Abstract

Equiluminous red–green sine-wave gratings were drifted at a uniform rate in the bottom half of a 10-deg field. In the top half of the display was a sinusoidal-luminance grating of the same spatial frequency and 95% contrast that drifted in the opposite direction. Observers, while fixating a point in the display center, adjusted the speed of this upper comparison grating so that it appeared to match the velocity of the chromatic grating below. At low spatial frequencies, equiluminous gratings were appreciably slowed and sometimes stopped even though the individual bars of the grating could be easily resolved. The amount of slowing was proportionally greatest for gratings with slow drift rates. Blue–yellow sine-wave gratings showed similar effects. When luminance contrast was held constant, increasing chrominance modulation caused further decreases in apparent velocity, ruling out the possibility that the slowing was simply due to decreased luminance contrast. Perceived velocity appears to be a weighted average of luminance and chrominance velocity information.

© 1984 Optical Society of America

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References

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  1. S. M. Zeki, “Uniformity and diversity of structure and function in rhesus monkey prestriate visual cortex,” J. Physiol. 277, 273–290 (1978).
    [PubMed]
  2. V. S. Ramachandran, R. L. Gregory, “Does colour provide an input to human motion perception?” Nature 275, 55–57 (1978).
    [Crossref] [PubMed]
  3. J. D. Moreland, “Spectral sensitivity measured by motion photometry,” in Color Deficiencies V, G. Verriest, ed. (Hilger, Bristol, U.K.. 1980), Vol. 5, pp. 299–305.
  4. P. Cavanagh, J. Boeglin, O. E. Favreau, “Motion perception in equiluminous kinematograms,” Perception (to be published).
  5. P. Thompson, “Perceived rate of movement depends on contrast,” Vision Res. 22, 377–380 (1982).
    [Crossref] [PubMed]
  6. The term chrominance mechanisms is used to denote mechanisms coding for chromatic variation across chromaticity space. Chromatic is used as a synonym for colored, which properly describes stimuli rather than mechanisms.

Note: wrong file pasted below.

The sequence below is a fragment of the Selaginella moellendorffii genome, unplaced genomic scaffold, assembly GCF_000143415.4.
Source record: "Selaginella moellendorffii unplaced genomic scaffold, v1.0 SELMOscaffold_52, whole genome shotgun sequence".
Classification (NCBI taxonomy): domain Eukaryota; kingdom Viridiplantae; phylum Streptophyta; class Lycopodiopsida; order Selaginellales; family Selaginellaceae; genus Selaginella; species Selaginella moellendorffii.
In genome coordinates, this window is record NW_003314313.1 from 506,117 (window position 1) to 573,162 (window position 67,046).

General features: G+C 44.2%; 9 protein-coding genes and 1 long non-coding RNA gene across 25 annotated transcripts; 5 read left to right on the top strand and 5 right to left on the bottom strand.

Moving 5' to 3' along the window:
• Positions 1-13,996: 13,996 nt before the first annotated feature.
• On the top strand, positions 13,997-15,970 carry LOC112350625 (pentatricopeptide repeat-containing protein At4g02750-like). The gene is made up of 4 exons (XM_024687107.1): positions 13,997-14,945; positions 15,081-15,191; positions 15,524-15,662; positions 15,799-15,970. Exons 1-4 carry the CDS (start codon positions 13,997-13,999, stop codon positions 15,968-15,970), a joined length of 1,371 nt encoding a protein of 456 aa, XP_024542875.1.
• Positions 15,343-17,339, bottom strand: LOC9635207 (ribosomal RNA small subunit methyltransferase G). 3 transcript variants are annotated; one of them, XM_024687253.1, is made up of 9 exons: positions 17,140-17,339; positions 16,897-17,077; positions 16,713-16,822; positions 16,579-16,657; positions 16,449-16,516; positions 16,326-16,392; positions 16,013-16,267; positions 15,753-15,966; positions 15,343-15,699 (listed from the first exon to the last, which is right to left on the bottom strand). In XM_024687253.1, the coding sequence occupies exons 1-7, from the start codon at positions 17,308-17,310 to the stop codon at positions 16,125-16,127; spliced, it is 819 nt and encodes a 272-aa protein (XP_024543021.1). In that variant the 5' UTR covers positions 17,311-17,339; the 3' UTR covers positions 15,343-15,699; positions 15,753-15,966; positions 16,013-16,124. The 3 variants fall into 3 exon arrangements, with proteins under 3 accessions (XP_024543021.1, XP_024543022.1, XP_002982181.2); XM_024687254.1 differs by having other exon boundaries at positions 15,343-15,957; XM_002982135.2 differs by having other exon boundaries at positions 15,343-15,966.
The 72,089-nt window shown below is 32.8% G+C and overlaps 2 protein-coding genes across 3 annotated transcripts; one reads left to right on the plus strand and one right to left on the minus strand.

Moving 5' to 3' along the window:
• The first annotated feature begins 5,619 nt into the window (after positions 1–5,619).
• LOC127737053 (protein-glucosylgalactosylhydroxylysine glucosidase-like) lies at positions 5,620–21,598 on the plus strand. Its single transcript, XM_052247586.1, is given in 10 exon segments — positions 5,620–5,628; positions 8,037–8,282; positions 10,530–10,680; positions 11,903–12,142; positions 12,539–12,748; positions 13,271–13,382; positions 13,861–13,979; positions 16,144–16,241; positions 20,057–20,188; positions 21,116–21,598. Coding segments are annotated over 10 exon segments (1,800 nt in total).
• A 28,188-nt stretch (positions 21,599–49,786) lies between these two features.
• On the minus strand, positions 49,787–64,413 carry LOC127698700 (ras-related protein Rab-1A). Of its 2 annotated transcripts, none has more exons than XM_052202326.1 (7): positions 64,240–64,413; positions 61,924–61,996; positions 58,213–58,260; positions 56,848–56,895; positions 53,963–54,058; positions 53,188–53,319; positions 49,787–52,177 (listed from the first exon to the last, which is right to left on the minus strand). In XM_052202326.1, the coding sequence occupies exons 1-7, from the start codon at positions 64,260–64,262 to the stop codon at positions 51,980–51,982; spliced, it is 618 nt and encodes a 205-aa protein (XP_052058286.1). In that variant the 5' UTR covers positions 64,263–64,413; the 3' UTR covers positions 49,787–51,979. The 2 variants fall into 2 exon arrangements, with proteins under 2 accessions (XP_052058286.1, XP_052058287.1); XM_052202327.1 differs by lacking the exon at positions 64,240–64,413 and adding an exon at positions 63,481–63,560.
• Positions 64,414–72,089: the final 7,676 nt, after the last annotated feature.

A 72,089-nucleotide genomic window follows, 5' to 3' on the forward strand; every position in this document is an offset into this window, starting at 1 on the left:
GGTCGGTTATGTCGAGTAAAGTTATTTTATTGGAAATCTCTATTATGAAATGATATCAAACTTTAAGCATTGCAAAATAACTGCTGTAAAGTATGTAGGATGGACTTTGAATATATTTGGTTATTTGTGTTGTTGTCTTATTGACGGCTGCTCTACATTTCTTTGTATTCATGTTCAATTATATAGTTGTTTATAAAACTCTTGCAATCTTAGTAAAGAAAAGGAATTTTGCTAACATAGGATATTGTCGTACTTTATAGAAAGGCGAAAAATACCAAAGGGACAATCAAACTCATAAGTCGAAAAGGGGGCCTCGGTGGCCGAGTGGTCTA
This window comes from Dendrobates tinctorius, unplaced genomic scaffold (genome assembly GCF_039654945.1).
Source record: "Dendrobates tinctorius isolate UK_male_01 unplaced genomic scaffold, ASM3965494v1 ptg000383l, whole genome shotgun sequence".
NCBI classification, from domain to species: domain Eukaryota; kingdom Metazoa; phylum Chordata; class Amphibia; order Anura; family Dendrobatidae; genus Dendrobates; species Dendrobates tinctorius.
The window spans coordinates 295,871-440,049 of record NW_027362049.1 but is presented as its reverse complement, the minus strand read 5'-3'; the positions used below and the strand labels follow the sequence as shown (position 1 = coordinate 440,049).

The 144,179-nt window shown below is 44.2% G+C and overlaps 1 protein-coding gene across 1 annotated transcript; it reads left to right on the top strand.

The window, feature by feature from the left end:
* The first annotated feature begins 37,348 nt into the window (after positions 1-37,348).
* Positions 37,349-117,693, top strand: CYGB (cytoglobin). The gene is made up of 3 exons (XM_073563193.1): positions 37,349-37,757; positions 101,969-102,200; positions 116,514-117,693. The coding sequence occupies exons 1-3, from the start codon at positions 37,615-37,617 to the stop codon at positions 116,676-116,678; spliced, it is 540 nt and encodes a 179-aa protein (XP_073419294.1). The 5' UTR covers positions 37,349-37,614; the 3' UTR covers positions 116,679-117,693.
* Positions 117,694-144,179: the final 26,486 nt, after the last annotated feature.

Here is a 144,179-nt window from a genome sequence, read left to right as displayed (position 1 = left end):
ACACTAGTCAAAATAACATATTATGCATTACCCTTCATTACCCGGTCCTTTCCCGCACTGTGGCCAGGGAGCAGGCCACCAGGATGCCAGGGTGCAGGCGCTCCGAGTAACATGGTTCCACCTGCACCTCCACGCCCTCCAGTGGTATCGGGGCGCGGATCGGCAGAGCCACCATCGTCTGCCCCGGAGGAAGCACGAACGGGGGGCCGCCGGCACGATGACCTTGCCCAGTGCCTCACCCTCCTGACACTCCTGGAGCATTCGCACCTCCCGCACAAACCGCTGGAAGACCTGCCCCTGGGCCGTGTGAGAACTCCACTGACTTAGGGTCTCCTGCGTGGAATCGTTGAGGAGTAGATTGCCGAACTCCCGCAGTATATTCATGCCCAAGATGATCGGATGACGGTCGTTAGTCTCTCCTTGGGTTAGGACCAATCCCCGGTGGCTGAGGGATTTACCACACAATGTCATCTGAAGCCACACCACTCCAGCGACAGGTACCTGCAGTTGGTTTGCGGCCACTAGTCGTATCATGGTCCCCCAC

7. R. M. Boynton, P. K. Kaiser, “Temporal analog of the minimally distinct border,” Vision Res. 18, 111–113 (1978).
    [Crossref] [PubMed]
  8. The CIE coordinates were calculated from a spectroradiometric calibration of our monitor performed at G. Wyszecki’s laboratory at the National Research Council, Ottawa, Canada.
  9. S. M. Anstis, P. Cavanagh, “A minimum motion technique for judging equiluminance,” in Colour Vision: Physiology and Psychophysics, J. D. Mollon, L. T. Sharpe, eds. (Academic, London, 1983), pp. 155–166.
  10. D. H. Kelly, “Spatiotemporal variation of chromatic and achromatic contrast thresholds,” J. Opt. Soc. Am. 73, 742–750 (1983).
    [Crossref] [PubMed]
  11. Fourier analysis of this stepped stimulus shows that the transitions produce upper harmonics at multiples of 15, 17, 31, 33, etc. of the fundamental frequency, each nth harmonic having an amplitude of 1/n of the fundamental. The lowest frequency used here was 0.4 cpd at 70% chrominance modulation, so its lowest harmonic was 6 cpd at 4.6% modulation. According to Ref. 10, Fig. 2, the threshold for this component is about 10%. Even the sums of the fifteenth and seventeenth harmonics do not reach threshold in this worst-case stimulus.
  12. Similarly, the luminance component of the transition varied from 0 to 16% in amplitude. Its upper harmonics, therefore, will all be lower than 1% amplitude, whereas the luminance contrast threshold is greater than 1% at all these harmonics (Ref. 10, Fig. 8). At all higher test spatial frequencies, the upper harmonics resulting from the transitions are even further below their thresholds, both because the thresholds increase with spatial frequency and because the diffusion sheet begins to reduce their amplitude.
  13. The upper temporal harmonics of an interlaced 30-Hz presentation start at 22.5 Hz and 0.38 of the fundamental amplitude for the highest temporal rate used here (7.5 Hz). Lower temporal rates in the stimuli permit more samples per cycle, and the lowest upper harmonic is consequently at a higher temporal frequency (i.e., greater than 22.5) and lower amplitude. The fundamental amplitude of 70% chrominance and 16% luminance modulation produces upper harmonics of 26.6% chrominance and 6.1% luminance modulation, both of which are below their respective thresholds at 22.5 Hz.